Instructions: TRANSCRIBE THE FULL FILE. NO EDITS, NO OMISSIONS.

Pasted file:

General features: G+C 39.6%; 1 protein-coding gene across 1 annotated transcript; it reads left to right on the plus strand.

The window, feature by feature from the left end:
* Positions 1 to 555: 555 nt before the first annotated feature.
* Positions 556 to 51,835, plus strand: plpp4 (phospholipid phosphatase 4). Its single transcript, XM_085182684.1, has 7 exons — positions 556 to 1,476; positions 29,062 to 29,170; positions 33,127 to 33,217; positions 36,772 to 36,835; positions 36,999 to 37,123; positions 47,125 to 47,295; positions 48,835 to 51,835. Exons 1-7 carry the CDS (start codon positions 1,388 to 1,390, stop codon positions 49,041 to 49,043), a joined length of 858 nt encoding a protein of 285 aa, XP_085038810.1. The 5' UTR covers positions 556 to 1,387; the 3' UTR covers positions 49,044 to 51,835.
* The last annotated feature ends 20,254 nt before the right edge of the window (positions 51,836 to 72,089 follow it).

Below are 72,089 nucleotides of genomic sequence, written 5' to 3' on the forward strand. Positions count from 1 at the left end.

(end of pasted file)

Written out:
General features: G+C 39.6%; 1 protein-coding gene across 1 annotated transcript; it reads left to right on the plus strand.

The window, feature by feature from the left end:
* Positions 1 to 555: 555 nt before the first annotated feature.
* Positions 556 to 51,835, plus strand: plpp4 (phospholipid phosphatase 4). Its single transcript, XM_085182684.1, has 7 exons — positions 556 to 1,476; positions 29,062 to 29,170; positions 33,127 to 33,217; positions 36,772 to 36,835; positions 36,999 to 37,123; positions 47,125 to 47,295; positions 48,835 to 51,835. Exons 1-7 carry the CDS (start codon positions 1,388 to 1,390, stop codon positions 49,041 to 49,043), a joined length of 858 nt encoding a protein of 285 aa, XP_085038810.1. The 5' UTR covers positions 556 to 1,387; the 3' UTR covers positions 49,044 to 51,835.
* The last annotated feature ends 20,254 nt before the right edge of the window (positions 51,836 to 72,089 follow it).

Below are 72,089 nucleotides of genomic sequence, written 5' to 3' on the forward strand. Positions count from 1 at the left end.